Apr 11, 2009
City – Khumjung
Elevation – 3,800m (12,500ft)
Trekking Time – 4 hours
Waking up early again, we had breakfast in the lodge before strolling through the town. In Namche there is a market every Saturday where goods are brought up from Kathmandu, Jiri, or Lukla and everyone from the surrounding villages and others from villages at even higher elevations come down to stock up on supplies to bring back to their homes and businesses. They sell everything from cans of kerosene for starting fires to apples from India or China to clothing. It is basically a big gathering of local people and sherpas, pickup stuff that is brought up from the lowlands by porters. We bought some biscuits.
With the challenging day that we endured through yesterday, today is much easier. We started off by visiting a museum on Sherpa history, which displayed information on the people and the development of the area. From there we hiked up a hill that seemed more like a mountain. From a distance, it appeared to be a piece of cake, but once I started up this extremely steep slope, I began having breathing problems. Every 10 minutes or so, I would need to stop and collect myself because I was out of breath. My legs are now fine and wanting me to keep going, but not before I catch a breath. And a climb that I thought would only take 30mins ended up lasting 2 hours as the altitude was starting to get to me. Zita powers pass me and shouts out words of encourage, but I was going to make it no matter what. My stamina was fine, it was just that my lung capacity wasn’t use to the thin air, because at this elevation, there is about 60% of the oxygen that is available at sea level.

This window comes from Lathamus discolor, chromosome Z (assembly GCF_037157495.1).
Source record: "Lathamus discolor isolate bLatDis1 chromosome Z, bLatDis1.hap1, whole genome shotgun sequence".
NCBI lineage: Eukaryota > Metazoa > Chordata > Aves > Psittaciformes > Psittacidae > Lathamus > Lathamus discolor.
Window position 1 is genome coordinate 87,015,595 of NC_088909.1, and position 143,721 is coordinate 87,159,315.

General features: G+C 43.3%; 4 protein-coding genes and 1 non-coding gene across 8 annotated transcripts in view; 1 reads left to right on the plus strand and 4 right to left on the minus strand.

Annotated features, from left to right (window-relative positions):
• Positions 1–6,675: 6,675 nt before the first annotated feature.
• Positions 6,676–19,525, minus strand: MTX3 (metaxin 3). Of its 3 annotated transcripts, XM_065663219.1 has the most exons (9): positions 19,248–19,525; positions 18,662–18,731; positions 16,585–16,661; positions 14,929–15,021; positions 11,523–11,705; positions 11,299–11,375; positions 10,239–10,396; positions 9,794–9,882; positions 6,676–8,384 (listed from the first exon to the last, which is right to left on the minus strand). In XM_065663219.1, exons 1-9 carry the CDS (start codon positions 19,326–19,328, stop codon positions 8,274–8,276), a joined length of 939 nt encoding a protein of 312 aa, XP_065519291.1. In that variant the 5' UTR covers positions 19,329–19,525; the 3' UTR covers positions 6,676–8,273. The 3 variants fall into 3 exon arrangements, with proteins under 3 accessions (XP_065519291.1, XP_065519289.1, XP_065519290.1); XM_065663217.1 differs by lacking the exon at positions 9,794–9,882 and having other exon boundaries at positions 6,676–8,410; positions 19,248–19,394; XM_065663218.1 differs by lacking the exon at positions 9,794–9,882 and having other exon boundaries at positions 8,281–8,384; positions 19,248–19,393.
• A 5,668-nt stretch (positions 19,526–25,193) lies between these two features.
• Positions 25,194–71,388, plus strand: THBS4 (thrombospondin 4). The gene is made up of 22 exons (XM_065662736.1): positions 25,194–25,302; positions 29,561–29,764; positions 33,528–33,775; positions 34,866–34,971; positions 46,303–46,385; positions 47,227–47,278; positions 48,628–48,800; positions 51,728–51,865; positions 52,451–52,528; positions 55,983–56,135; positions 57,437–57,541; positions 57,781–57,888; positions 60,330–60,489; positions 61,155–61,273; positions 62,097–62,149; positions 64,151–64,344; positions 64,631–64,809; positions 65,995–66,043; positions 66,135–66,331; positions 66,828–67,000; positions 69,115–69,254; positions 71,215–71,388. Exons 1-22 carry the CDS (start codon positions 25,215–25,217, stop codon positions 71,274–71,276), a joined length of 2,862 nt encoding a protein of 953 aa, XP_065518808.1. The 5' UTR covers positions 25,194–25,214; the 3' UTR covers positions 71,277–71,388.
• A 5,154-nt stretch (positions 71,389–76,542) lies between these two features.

Once on a flatter terrain, I was able continue on normally again and pass by the Shyangboche airport. At 3700m, it is one of the highest airports in the world, but looking at the size of the runway, it is obvious why it is no longer in use. Forging ahead on a slight incline, we scale the edge of the mountain for another hour until we reach the Everest View Hotel. This Japanese owned hotel is a luxurious way to stay on the Himalayas and have a view of the highest mountain on earth. We took a half hour tea break here to rest up, rehydrate, and chomp down on some biscuits.
From here we slowly descended towards the town of Khumjung (3,800m) where we had an enormous plate of vegetable fried potatoes smoothered in yak cheese for lunch. As with most of the tea houses, the one we stayed in Khumjung is run by a family, with the mother having recently given birth to a new baby girl. I played her a little lullaby on the ukulele and she instantly fell asleep. Strolling around town, we visited a local school that was founded by New Zealand mountaineer Edmund Hillary, a real hero amongst these parts. Kumar then lead us up the hill to visit a monastery, before we retreated back to our lodge to relax for the night.
More rice and potatoes were had for dinner along with another pot of tea to keep us warm. Each one of these tea houses has a fire place set in the middle of the lounge/dinning area, that would keep wood burning, water boiling, and everyone warm in the evenings. At high elevations, the temperature swing is quite large towards the negative side during the nights, and with my struggles during the hike, I called it an early night to rest up.